Get access

Catechols in post-mortem brain of patients with Parkinson disease

Authors

  • D. S. Goldstein,

    1. Clinical Neurocardiology Section, Clinical Neurosciences Program, Division of Intramural Research, National Institute of Neurological Disorders and Stroke, Bethesda, MD
    Search for more papers by this author
  • P. Sullivan,

    1. Clinical Neurocardiology Section, Clinical Neurosciences Program, Division of Intramural Research, National Institute of Neurological Disorders and Stroke, Bethesda, MD
    Search for more papers by this author
  • C. Holmes,

    1. Clinical Neurocardiology Section, Clinical Neurosciences Program, Division of Intramural Research, National Institute of Neurological Disorders and Stroke, Bethesda, MD
    Search for more papers by this author
  • I. J. Kopin,

    1. Clinical Neurocardiology Section, Clinical Neurosciences Program, Division of Intramural Research, National Institute of Neurological Disorders and Stroke, Bethesda, MD
    Search for more papers by this author
  • M. J. Basile,

    1. Department of Neurology, Miller School of Medicine, University of Miami, Miami, FL, USA
    Search for more papers by this author
  • D. C. Mash

    1. Department of Neurology, Miller School of Medicine, University of Miami, Miami, FL, USA
    Search for more papers by this author

David S. Goldstein, Clinical Neurocardiology Section, NINDS, NIH, 9000 Rockville Pike MSC-1620, Building 10 Room 5N220, Bethesda, MD 20892-1620, USA (tel.: 301 496 2103; fax: 301 402 0180; e-mail: goldsteind@ninds.nih.gov).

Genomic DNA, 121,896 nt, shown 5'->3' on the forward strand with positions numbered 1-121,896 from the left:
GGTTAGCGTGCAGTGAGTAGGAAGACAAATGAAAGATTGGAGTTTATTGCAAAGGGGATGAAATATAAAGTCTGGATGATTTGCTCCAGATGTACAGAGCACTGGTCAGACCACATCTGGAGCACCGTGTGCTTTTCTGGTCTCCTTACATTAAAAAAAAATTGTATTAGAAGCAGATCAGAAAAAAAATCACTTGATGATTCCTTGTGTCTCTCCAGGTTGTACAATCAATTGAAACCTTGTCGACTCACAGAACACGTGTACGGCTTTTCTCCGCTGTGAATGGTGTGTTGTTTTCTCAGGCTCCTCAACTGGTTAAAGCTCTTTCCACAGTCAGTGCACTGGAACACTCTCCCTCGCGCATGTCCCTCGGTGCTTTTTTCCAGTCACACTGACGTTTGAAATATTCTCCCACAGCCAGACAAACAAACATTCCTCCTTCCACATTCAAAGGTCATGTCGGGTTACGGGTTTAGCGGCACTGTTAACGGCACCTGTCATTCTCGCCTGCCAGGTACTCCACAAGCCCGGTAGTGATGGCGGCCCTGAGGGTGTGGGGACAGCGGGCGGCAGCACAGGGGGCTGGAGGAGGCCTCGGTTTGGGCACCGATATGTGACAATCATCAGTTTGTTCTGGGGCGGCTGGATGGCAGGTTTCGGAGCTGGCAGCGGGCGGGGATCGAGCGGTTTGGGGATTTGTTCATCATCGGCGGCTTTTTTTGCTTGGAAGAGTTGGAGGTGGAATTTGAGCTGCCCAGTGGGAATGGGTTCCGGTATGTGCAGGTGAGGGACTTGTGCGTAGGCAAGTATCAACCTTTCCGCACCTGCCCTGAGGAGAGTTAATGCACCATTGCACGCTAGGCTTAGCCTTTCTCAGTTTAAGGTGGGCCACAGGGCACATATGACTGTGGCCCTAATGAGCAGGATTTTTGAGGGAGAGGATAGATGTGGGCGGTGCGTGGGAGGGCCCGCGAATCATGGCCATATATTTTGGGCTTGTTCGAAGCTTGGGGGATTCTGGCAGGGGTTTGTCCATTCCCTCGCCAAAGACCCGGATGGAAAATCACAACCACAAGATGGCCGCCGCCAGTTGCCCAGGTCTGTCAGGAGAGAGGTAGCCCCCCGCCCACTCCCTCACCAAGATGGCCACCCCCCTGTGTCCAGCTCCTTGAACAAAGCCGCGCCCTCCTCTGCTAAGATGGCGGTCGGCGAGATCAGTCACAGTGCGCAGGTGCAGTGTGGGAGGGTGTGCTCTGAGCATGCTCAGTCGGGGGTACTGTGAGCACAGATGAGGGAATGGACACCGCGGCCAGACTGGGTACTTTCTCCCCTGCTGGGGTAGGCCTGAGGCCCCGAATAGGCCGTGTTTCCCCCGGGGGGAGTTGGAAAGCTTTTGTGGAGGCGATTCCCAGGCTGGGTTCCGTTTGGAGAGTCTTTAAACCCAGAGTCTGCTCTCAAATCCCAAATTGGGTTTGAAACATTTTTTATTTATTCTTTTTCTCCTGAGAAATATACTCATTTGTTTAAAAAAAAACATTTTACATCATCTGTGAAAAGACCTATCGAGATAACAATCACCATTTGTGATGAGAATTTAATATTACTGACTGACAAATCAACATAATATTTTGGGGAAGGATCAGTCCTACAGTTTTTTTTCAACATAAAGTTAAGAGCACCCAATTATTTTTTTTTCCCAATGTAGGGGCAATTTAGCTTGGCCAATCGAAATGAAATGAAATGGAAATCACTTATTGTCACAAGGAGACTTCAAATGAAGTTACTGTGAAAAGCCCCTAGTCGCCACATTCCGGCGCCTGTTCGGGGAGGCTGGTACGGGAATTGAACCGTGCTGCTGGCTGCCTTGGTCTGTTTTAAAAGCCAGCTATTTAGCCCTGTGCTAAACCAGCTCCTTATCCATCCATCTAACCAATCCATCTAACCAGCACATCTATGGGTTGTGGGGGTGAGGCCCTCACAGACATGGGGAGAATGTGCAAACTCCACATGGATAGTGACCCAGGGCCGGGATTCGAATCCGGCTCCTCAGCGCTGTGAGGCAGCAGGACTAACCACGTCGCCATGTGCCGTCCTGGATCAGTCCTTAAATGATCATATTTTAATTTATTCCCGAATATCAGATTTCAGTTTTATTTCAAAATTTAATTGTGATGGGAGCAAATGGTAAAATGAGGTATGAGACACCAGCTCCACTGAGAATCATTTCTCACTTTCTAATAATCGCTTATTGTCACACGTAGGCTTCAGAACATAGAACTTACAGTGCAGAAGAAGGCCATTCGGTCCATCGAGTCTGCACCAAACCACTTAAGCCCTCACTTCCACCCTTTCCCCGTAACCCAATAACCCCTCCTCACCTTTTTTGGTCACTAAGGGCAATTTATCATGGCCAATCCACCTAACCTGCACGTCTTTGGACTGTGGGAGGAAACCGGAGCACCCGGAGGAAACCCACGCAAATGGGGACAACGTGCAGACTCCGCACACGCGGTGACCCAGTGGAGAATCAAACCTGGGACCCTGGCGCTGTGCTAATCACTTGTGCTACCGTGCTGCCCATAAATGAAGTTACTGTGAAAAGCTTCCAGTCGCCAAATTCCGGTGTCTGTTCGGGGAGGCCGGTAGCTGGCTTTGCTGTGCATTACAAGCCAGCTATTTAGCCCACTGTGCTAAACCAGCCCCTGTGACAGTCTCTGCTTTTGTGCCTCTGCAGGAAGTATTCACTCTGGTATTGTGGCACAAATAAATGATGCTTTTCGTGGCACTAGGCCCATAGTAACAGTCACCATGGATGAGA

Abstract

Background:  Dihydroxyphenylacetaldehyde (DOPAL), a cytotoxic metabolite of dopamine, is the focus of the ‘catecholaldehyde hypothesis’ about the pathogenesis of Parkinson disease. This study explored whether DOPAL is detectable in human striatum – especially in the putamen (Pu), the main site of dopamine depletion in Parkinson disease – and is related to other neurochemical indices of catecholamine stores and metabolism in Parkinson disease.

Methods:  Putamen, caudate (Cd), and frontal cortex (Ctx) catechols were measured in tissue from patients with pathologically proven end-stage Parkinson disease (= 15) and control subjects (= 14) of similar age with similar post-mortem intervals.

Results:  Putamen DOPAL (3% of dopamine in controls) correlated with dopamine and dihydroxyphenylacetic acid both across all subjects and within the Parkinson disease and control groups. Pu dopamine was decreased by 93% and dihydroxyphenylacetic acid 95% in Parkinson disease vs. controls, with smaller decreases of DOPAL (83%) and norepinephrine (73%) in Pu and of dopamine (74%) and dihydroxyphenylacetic acid (82%) in Cd. In Parkinson disease, Pu DOPAL:dihydroxyphenylacetic acid averaged 3.4 times and DOPAL:dopamine 4.4 times control (= 0.03 each). The main catecholamine in Ctx was norepinephrine, which was decreased by 51% in Parkinson disease patients.

Conclusions:  Correlated decreases of DOPAL, dopamine, and dihydroxyphenylacetic acid in Parkinson disease reflect severe loss of Pu dopamine stores, which seems more extensive than loss of Pu norepinephrine or Cd dopamine stores. Increased Pu DOPAL:dihydroxyphenylacetic acid ratios in Parkinson disease suggest decreased detoxification of DOPAL by aldehyde dehydrogenase. Elevated levels of cytosolic DOPAL might contribute to loss of dopaminergic neurons in Parkinson disease.

Ancillary